Seniors Over 60 With Chronic Pain Using Medical Marijuana

Current Status: Active

 

The purpose of this study is to identify what is effective and safe for older adults with chronic pain to develop an understanding of what educational materials are required for facilitate access to appropriate products at medical marijuana treatment centers (MMTC). 

Survey older adults (> 50 years) with chronic pain who have MM access cards and receive their product from state-approved dispensaries to document: demographic/health data; patterns of use; product specifics; pain effects on daily life; pain-related medical conditions; education prior to MM purchase; helpful and problematic effects of MM use. 

The proportion of Florida’s population that is 60 and older is growing more rapidly than other components of the population. Musculoskeletal disorders with associated chronic pain are a common problem in later life. Symptom management in older adults, including chronic pain management can be challenging (Briscoe, 2018). Medications, especially opioids, can increase the risk of confusion, constipation, falls and injury (Briscoe,2018). Medical marijuana (MM) is often recommended by doctors in the treatment of these medical conditions, guided by state law that defines qualifying conditions.

Medical marijuana use among older adults is growing at a rate more rapid than younger age groups (Lum, et al, 2019). The 2016 National Survey on Drug Use and Health estimated a 2.9% prevalence of marijuana use among this older population. However, the survey did not ascertain if use was for medical or recreational purposes (Han et al., 2016). Older adults may have important differences in pathophysiology, pharmacological interaction of medications, comorbid conditions, and toxicological responses to cannabis.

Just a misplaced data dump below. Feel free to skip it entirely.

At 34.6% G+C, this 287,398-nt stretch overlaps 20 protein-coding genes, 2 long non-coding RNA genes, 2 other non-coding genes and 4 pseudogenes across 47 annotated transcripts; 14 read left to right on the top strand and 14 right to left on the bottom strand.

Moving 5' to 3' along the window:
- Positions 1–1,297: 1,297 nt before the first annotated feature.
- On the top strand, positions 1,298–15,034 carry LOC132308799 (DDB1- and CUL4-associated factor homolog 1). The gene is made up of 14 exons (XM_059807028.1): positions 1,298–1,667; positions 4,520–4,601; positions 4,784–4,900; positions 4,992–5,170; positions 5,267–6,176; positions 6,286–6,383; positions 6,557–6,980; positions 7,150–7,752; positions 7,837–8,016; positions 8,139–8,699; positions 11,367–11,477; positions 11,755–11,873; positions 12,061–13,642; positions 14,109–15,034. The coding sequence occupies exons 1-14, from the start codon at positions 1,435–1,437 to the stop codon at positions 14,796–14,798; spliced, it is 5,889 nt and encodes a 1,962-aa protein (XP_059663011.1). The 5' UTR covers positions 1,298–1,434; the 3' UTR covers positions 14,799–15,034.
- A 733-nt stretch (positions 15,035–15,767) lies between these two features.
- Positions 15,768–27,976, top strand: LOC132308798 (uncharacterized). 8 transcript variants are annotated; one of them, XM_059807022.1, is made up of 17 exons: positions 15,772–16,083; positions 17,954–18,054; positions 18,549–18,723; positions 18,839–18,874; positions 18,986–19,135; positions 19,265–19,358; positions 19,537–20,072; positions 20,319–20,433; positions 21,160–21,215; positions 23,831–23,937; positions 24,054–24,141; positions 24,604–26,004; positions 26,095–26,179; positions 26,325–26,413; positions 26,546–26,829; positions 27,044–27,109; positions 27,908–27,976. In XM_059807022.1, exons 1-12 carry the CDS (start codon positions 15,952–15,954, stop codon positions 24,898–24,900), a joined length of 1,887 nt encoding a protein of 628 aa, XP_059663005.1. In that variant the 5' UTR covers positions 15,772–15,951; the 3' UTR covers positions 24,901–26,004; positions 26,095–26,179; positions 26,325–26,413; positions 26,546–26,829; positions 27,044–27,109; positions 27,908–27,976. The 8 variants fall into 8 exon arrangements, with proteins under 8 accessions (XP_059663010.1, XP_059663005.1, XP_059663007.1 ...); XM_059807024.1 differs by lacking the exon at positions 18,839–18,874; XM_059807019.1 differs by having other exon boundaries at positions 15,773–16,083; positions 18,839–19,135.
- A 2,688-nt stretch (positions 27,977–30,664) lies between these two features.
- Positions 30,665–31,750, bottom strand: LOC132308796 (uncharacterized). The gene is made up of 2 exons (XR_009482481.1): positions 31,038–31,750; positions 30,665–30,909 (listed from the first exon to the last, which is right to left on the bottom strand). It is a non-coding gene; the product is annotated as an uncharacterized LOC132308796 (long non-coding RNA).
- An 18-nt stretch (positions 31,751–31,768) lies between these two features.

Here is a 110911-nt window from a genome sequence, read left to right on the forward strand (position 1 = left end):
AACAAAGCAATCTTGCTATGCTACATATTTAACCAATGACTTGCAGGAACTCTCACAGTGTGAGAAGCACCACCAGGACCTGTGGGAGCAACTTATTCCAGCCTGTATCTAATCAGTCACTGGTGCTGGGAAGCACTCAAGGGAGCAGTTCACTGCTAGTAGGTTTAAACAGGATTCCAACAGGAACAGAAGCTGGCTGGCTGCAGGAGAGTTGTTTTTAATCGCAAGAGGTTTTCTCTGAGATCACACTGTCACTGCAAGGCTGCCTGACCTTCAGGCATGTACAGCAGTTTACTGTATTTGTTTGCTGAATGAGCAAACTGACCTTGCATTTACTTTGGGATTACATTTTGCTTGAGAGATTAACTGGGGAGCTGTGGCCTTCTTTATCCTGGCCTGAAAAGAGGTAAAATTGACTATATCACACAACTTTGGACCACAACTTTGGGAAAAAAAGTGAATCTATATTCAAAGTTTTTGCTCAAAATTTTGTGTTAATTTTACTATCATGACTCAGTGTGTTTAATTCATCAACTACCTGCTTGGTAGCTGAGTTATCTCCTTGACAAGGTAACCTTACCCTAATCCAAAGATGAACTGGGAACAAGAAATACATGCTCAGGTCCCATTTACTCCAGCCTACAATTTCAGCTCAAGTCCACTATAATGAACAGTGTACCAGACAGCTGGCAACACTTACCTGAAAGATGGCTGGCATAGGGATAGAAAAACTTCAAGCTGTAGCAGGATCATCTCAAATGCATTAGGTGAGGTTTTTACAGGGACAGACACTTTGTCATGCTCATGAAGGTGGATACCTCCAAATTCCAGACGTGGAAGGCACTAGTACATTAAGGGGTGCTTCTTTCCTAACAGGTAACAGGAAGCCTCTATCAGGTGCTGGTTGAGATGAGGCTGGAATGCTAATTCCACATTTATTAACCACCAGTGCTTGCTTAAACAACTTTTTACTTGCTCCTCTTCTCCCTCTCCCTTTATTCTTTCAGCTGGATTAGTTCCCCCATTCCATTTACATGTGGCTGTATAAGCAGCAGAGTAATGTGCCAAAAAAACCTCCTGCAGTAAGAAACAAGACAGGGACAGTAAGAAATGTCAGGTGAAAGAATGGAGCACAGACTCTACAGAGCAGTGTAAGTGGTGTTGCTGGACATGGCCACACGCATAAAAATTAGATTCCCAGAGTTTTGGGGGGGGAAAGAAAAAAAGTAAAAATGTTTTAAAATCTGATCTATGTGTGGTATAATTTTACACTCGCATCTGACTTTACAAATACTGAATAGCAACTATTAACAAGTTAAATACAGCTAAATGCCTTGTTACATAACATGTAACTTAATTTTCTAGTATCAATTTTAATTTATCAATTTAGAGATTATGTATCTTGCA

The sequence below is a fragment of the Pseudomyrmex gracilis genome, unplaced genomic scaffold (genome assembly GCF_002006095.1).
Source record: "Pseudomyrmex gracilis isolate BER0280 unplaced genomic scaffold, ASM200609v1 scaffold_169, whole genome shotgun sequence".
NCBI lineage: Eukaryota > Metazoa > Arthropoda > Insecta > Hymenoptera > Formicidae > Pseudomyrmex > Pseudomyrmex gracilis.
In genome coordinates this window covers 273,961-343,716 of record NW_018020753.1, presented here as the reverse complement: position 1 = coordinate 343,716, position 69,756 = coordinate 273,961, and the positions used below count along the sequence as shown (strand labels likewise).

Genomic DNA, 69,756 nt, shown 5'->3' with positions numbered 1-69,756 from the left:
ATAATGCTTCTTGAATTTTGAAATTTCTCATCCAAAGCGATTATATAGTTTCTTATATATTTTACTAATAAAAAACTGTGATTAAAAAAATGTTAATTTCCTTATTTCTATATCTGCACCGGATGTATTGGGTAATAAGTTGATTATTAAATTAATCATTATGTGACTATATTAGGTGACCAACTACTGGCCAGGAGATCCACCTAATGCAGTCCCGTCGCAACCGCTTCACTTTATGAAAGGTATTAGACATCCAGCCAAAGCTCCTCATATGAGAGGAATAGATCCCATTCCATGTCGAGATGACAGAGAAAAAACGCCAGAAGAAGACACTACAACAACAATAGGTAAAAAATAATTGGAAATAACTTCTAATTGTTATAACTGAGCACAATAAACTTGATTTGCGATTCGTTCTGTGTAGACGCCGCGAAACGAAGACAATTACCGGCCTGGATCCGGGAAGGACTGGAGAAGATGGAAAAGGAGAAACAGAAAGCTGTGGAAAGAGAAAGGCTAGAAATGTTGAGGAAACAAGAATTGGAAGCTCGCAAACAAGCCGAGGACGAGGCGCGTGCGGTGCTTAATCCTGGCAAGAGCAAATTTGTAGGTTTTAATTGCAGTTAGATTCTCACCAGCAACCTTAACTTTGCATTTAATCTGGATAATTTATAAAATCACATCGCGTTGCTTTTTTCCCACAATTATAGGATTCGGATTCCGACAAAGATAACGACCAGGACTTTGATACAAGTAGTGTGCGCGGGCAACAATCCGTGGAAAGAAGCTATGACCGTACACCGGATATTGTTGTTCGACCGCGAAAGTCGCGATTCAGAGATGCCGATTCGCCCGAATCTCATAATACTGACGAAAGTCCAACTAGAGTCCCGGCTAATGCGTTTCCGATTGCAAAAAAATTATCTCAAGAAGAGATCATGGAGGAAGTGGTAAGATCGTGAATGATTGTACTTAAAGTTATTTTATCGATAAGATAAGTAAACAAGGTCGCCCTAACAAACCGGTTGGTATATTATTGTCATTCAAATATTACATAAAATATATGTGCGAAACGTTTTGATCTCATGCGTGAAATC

There is little evidence to evaluate the differences associated with medical marijuana use among older adults, such as individual reasons for use and problems arising with use (Haug et al., 2017).

Chronic pain is a major public health problem. Approximately 178 million (41%) adults in the U.S. age 18 and older suffer from at least one painful health condition (Nahin, et al, 2019).

In Florida, there are 327,492 medical marijuana card holders and chronic non-malignant pain was the No. 1 diagnosis for which patients are registered (The Florida Department of Health, Office of Medical Marijuana Use, 2020). Yet, it is not a qualifying condition, creating challenges for physicians wishing to support patient use of MM for chronic pain.

Chronic pain accounted for nearly 34 percent of diagnoses at certified dispensaries (The Florida Department of Health, Office of Medical Marijuana Use, 2019).